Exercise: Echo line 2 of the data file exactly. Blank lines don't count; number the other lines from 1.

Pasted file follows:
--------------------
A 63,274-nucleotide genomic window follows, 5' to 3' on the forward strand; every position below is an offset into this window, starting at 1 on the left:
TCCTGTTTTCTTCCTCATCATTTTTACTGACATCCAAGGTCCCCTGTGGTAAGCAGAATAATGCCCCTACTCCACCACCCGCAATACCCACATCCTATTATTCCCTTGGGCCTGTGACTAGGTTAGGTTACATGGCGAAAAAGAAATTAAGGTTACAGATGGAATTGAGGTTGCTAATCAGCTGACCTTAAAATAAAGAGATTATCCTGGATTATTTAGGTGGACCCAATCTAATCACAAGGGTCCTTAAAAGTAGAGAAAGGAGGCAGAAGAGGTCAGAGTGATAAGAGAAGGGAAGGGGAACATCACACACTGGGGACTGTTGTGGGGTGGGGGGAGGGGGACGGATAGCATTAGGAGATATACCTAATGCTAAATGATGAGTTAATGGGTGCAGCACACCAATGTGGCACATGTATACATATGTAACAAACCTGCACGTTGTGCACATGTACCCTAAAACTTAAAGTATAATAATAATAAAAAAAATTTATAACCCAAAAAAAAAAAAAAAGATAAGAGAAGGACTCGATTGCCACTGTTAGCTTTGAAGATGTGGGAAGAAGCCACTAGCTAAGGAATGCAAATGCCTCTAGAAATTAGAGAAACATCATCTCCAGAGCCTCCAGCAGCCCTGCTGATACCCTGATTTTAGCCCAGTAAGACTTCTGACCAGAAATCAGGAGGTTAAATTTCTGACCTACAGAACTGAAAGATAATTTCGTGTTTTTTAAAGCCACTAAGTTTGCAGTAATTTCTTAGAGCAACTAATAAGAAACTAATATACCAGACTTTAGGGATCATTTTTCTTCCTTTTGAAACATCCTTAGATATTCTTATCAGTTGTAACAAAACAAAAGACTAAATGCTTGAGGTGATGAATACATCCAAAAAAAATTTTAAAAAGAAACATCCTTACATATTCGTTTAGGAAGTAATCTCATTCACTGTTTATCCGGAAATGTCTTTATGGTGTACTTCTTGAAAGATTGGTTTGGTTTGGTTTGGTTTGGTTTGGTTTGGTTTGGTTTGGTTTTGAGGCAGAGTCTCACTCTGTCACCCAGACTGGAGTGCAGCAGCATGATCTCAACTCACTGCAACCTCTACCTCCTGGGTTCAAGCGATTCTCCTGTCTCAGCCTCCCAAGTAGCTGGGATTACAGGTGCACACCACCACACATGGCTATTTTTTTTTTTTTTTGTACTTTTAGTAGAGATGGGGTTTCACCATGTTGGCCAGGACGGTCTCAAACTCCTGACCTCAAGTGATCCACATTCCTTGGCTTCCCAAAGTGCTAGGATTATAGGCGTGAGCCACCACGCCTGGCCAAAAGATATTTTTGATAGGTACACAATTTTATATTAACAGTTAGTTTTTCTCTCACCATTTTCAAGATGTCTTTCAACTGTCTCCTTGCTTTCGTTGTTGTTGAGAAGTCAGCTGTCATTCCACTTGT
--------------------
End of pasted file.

TCCTGTTTTCTTCCTCATCATTTTTACTGACATCCAAGGTCCCCTGTGGTAAGCAGAATAATGCCCCTACTCCACCACCCGCAATACCCACATCCTATTATTCCCTTGGGCCTGTGACTAGGTTAGGTTACATGGCGAAAAAGAAATTAAGGTTACAGATGGAATTGAGGTTGCTAATCAGCTGACCTTAAAATAAAGAGATTATCCTGGATTATTTAGGTGGACCCAATCTAATCACAAGGGTCCTTAAAAGTAGAGAAAGGAGGCAGAAGAGGTCAGAGTGATAAGAGAAGGGAAGGGGAACATCACACACTGGGGACTGTTGTGGGGTGGGGGGAGGGGGACGGATAGCATTAGGAGATATACCTAATGCTAAATGATGAGTTAATGGGTGCAGCACACCAATGTGGCACATGTATACATATGTAACAAACCTGCACGTTGTGCACATGTACCCTAAAACTTAAAGTATAATAATAATAAAAAAAATTTATAACCCAAAAAAAAAAAAAAAGATAAGAGAAGGACTCGATTGCCACTGTTAGCTTTGAAGATGTGGGAAGAAGCCACTAGCTAAGGAATGCAAATGCCTCTAGAAATTAGAGAAACATCATCTCCAGAGCCTCCAGCAGCCCTGCTGATACCCTGATTTTAGCCCAGTAAGACTTCTGACCAGAAATCAGGAGGTTAAATTTCTGACCTACAGAACTGAAAGATAATTTCGTGTTTTTTAAAGCCACTAAGTTTGCAGTAATTTCTTAGAGCAACTAATAAGAAACTAATATACCAGACTTTAGGGATCATTTTTCTTCCTTTTGAAACATCCTTAGATATTCTTATCAGTTGTAACAAAACAAAAGACTAAATGCTTGAGGTGATGAATACATCCAAAAAAAATTTTAAAAAGAAACATCCTTACATATTCGTTTAGGAAGTAATCTCATTCACTGTTTATCCGGAAATGTCTTTATGGTGTACTTCTTGAAAGATTGGTTTGGTTTGGTTTGGTTTGGTTTGGTTTGGTTTGGTTTGGTTTTGAGGCAGAGTCTCACTCTGTCACCCAGACTGGAGTGCAGCAGCATGATCTCAACTCACTGCAACCTCTACCTCCTGGGTTCAAGCGATTCTCCTGTCTCAGCCTCCCAAGTAGCTGGGATTACAGGTGCACACCACCACACATGGCTATTTTTTTTTTTTTTTGTACTTTTAGTAGAGATGGGGTTTCACCATGTTGGCCAGGACGGTCTCAAACTCCTGACCTCAAGTGATCCACATTCCTTGGCTTCCCAAAGTGCTAGGATTATAGGCGTGAGCCACCACGCCTGGCCAAAAGATATTTTTGATAGGTACACAATTTTATATTAACAGTTAGTTTTTCTCTCACCATTTTCAAGATGTCTTTCAACTGTCTCCTTGCTTTCGTTGTTGTTGAGAAGTCAGCTGTCATTCCACTTGT